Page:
Vec::resize_left API

Currently there's not really any safe way to resize a Vec from the left, and we'd rather not roll our own unsafe for it.

So what are the use-cases for this? well:

  1. Left-pad.
  2. Emulation.

The left-pad case is an interesting one, but personally the emulation case is way more useful. And if the allocator could be adjusted to natively support it, that'd mean even more performance where it matters. But even without allocator support, at least the compiler/stdlib would be able to do optimized unsafe code to handle it, while providing a safe API.

For reference, I think the most efficient way to do this currently is:

vec.splice(..0, repeat(x).take(n));

I don't think any allocator supports this - and since even in C/C++ nobody asked for it I doubt they would add support for it. Even a realloc which intends to extend to the right might often be a completely new allocation and copying things.

Therefore I guess having such an API would be mainly a convenience addition.

I actually think can get the best performance by just allocating a new vector of the final size, and moving elements over. Along:

let mut new = Vec::with_capacity(old.len() + 1);
new.push(left); // Or multiple elements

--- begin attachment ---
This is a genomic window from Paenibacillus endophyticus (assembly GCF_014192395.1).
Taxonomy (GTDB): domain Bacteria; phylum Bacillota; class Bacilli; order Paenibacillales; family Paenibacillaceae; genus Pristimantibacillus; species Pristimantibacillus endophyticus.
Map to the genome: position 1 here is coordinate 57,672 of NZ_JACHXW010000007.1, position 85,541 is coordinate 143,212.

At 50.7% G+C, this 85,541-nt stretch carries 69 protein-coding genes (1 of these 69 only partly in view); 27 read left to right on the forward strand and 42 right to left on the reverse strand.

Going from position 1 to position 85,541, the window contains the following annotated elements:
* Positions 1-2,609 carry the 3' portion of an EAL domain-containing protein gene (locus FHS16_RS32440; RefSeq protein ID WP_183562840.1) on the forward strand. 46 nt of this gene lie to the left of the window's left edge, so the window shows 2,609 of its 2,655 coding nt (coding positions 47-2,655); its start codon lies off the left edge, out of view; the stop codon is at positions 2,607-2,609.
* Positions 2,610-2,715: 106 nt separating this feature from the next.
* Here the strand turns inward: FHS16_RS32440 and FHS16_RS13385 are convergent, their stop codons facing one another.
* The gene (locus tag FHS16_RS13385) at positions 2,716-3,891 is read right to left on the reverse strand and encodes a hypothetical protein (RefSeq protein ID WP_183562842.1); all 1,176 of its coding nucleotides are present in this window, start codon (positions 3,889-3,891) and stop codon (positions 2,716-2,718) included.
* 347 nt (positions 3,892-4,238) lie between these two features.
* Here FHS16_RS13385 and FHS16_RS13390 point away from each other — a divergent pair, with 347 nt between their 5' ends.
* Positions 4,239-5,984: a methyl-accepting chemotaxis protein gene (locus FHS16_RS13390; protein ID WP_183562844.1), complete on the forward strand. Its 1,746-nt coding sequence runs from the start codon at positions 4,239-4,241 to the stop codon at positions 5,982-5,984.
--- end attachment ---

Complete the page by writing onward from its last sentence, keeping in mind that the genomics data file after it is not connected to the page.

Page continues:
I haven't looked at the implementation of the splice method that @mbrubeck mentioned - but I would doubt it's more efficient: It takes an iterator as an argument - so it won't know upfront how big the final collection would be and therefore might trigger additional reallocations.

As usual there's an obvious "can you just use VecDeque instead?" question here.

mbrubeck's suggestion of splice is probably best here. Of course there are also manual versions of that with the same Big-O, like just append the extra stuff to the end of the Vec and rotate them to the front:

fn prepend<T: Clone>(v: &mut Vec<T>, x: T, n: usize) {
    v.resize(v.len() + n, x);

fn main() {
    let mut v = vec![1, 2, 3];
    prepend(&mut v, 0, 2);
    assert_eq!(v, [0, 0, 1, 2, 3])

That's not a problem for something like repeat(x).take(n), since that will have an exact size_hint, which will be used to preallocate the appropriate space.

Not that there aren't things to worry about, though. The two that jump to mind:

  • it needs to be panic-safe, since Iterator::next might panic.
  • it can't just ptr::copy_nonoverlapping (though it could with specialization, which Vec uses fairly heavily)

This would fail endianness. No good way to use it.

Do we still not have an allocator that allocates like it's an ext4 filesystem and removes process and thread stack size limits while at it?

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